Skip to main content Skip to search Skip to search

Children's Fiction Horses


by (author) Shelley Peterson

Porcupine's Quill
Initial publish date
Nov 1996
Horses, General
  • Paperback / softback

    Publish Date
    Nov 1996
    List Price

Add it to your shelf

Where to buy it

Recommended Age, Grade, and Reading Levels

  • Age: 14 to 18
  • Grade: 8 to 12


Hilary James ('Mousie') is sixteen when she wins The Fuller Trophy jumping with her horse Dancer at the Royal Winter Fair. Her triumph is rewarded with an invitation to perform in England for Queen Elizabeth, but she has also attracted the unwanted attention of the evil Samuel Owens who plots to acquire Dancer for his niece, Sara.

Thwarted in his initial attempt to purchase the horse, Owens has his hired man, Chad Smith, try to steal it. Mousie has a dream in which a beautiful blond horsewoman warns her of impending danger. She wakes to discover Chad Smith, syringe in hand, in Dancer's stall. Chad Smith is killed in the ensuing scuffle and his employer comes under suspicion.

Dancer is flown to Highgrove, the country home of Prince Charles, and Mousie arrives with her mother Christine at 'Clusters' -- an English manor, once the home of Arabella, the second wife of the Duke of Dewbury, now both long dead. Mousie finds an antique lady's hunting whip which she feels certain must have belonged to Arabella, and later discovers a portrait of her riding side-saddle. It is the same woman who appeared in Mousie's dreams.

About the author

Shelley Peterson was born in London, Ontario. She appeared there in her first theatrical production, Pinocchio, at the Grand Theatre at the age of ten. Her professional acting career began at the age of nineteen with a production of A Midsummer Night's Dream at the Neptune Theatre in Halifax. Since then she has played over a hundred roles on television, in film and on the stage.

Shelley Peterson was educated at the Banff School of Fine Arts, at Dalhousie and at the University of Western Ontario. She has had a lifelong love for animals, big and small, and horses in particular. Her trilogy of books about girls and their love affairs and adventures with horses has been enjoyed and praised.

Shelley Peterson's profile page

Excerpt: Dancer (by (author) Shelley Peterson)

Chapter One
The Royal

This was it. The Royal Winter Fair. Tension electrified the air. It was even scarier than Mousie had imagined, and she'd been having anxiety dreams for a week. She took a deep breath and carefully positioned her reins. Dancer quivered in anticipation. Mousie reached down to pat his sleek neck. The elegant chestnut stallion pawed the ground and nickered quietly to her, giving her courage. She mustn't, she couldn't look into the stands where her mother sat. One glance at that hopeful, loving face and Mousie knew she'd crumble into a useless heap. She was thankful that she couldn't see any faces at all through the glare of the floodlights. Mousie thought she was going to pass out.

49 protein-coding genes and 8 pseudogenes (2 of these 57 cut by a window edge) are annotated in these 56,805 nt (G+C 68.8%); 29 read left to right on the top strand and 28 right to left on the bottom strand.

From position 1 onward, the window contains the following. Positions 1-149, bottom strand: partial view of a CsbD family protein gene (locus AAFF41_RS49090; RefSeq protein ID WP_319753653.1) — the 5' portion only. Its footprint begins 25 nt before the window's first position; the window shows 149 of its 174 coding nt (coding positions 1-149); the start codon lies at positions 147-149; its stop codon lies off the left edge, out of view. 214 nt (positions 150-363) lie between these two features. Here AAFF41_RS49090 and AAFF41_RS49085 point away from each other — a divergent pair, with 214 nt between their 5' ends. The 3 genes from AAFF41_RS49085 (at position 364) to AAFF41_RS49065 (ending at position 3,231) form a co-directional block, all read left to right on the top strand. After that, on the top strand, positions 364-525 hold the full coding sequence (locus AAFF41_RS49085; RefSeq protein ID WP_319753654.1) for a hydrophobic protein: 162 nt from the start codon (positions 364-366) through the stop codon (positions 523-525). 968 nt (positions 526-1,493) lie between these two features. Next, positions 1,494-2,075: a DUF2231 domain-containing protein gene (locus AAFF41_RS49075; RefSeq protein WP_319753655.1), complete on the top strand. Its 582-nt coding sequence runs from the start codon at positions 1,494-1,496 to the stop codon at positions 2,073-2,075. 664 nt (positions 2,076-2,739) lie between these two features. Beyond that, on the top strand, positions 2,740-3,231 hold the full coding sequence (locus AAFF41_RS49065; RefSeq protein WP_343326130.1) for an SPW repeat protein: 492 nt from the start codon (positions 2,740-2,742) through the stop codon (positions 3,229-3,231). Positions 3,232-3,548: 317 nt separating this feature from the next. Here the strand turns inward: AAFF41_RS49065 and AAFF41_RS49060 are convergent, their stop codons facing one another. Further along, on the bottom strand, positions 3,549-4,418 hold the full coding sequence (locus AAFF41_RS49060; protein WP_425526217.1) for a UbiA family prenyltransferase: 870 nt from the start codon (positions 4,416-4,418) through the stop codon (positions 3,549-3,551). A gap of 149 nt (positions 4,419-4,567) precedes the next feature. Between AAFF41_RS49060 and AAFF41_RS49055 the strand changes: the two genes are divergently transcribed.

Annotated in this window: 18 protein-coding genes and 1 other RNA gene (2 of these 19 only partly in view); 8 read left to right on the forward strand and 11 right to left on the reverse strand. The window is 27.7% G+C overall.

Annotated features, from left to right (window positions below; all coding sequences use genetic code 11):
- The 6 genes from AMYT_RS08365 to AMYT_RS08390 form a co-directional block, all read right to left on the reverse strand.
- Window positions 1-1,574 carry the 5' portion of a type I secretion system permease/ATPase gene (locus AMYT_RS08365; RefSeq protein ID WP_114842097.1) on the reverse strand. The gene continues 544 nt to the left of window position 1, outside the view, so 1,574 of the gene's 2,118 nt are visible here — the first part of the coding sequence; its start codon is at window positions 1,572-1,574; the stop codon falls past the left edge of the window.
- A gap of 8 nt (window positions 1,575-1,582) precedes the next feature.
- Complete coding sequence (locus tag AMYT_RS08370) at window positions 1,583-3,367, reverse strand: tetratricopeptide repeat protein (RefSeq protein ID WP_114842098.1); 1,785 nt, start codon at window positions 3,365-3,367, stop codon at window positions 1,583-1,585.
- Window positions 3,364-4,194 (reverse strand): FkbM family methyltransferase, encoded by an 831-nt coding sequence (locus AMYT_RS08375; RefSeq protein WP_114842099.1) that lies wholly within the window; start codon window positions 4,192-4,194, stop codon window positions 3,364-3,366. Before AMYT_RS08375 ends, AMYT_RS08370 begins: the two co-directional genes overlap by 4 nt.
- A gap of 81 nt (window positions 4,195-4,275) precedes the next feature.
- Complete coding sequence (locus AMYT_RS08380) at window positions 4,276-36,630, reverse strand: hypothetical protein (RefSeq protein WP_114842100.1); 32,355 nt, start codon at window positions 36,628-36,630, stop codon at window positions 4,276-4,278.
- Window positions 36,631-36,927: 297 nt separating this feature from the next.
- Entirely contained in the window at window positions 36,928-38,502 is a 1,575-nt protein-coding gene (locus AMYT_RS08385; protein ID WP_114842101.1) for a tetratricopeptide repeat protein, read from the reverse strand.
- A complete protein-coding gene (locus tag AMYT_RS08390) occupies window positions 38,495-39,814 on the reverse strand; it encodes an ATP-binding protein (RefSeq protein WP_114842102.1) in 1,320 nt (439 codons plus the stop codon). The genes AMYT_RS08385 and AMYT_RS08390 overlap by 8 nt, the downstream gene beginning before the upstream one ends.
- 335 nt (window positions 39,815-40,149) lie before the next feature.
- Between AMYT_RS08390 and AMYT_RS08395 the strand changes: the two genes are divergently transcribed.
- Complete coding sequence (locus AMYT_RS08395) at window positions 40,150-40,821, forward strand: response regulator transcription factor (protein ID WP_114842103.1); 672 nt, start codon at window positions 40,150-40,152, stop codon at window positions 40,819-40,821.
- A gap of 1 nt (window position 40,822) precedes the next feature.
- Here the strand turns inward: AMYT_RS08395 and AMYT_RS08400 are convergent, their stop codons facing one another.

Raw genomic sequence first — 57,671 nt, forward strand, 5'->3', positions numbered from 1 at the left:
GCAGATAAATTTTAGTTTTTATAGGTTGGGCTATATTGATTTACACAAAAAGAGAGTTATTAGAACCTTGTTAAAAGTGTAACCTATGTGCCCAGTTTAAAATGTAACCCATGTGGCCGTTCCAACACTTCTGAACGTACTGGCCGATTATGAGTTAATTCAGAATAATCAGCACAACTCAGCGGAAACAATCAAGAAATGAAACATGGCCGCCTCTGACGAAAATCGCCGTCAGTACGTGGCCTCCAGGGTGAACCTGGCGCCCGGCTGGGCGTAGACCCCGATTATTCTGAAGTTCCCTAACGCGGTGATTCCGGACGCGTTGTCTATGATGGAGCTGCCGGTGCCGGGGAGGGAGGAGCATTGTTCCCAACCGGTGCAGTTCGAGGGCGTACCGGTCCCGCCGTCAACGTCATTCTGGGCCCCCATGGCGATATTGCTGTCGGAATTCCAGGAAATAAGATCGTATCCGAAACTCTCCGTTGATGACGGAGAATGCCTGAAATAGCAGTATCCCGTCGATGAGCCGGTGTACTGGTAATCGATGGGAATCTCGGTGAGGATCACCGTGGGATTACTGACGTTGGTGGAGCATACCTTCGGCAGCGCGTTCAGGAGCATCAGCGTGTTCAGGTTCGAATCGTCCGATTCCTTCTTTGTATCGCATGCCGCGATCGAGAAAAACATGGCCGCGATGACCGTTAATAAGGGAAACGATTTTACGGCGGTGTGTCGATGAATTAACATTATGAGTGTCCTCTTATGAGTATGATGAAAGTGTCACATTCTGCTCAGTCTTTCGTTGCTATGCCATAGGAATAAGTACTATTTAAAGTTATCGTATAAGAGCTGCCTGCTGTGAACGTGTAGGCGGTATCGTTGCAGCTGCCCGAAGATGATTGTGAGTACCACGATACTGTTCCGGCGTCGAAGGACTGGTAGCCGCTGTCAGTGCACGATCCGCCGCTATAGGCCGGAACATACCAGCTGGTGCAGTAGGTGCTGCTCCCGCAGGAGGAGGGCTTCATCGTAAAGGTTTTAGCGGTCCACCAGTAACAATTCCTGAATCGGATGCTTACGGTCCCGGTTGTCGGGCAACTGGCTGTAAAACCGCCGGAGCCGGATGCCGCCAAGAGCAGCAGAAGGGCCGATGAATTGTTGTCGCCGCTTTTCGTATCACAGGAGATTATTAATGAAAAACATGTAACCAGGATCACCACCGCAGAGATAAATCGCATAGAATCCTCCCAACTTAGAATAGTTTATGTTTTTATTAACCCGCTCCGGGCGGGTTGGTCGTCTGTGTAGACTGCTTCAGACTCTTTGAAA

'Get a grip,' she scolded herself through clenched teeth.

The starting whistle blew. She steeled herself. She nodded to the judge and whispered into a silky, delicately pointed ear, 'Time to get the job done, Dancer.'

'Number ninety-seven. Daring Dancer. Owned and ridden by Hilary James.' Mousie hardly heard the announcement as she and Dancer started their gentle canter into the first jump. There were so many noises from so many directions that Mousie's ears muffled everything into an indistinguishable hum. It was just the two of them alone in the enormous ring.

'Easy does it, Dancer.' Dancer set himself properly on his haunches and sprang forward. 'Yes, that's it.' They cleared the imposing oxer with inches to spare and sailed on to the next. Dancer arched his neck and held his tail proudly while Mousie judged his position and faced the next hurdle squarely. Over they went in perfect harmony, horse and rider completely synchronized.

Way up in the stands, hardly daring to breathe, sat Christine James, Mousie's mother. In her early forties, she was still attractive in her slim, refined way. She wore tan pants and brown paddock boots, with a cream turtle-neck sweater and tweed jacket, her fine dark shoulder-length hair swept off her classic features. Even though her clothes were well past their prime, they were of good quality and worn with style.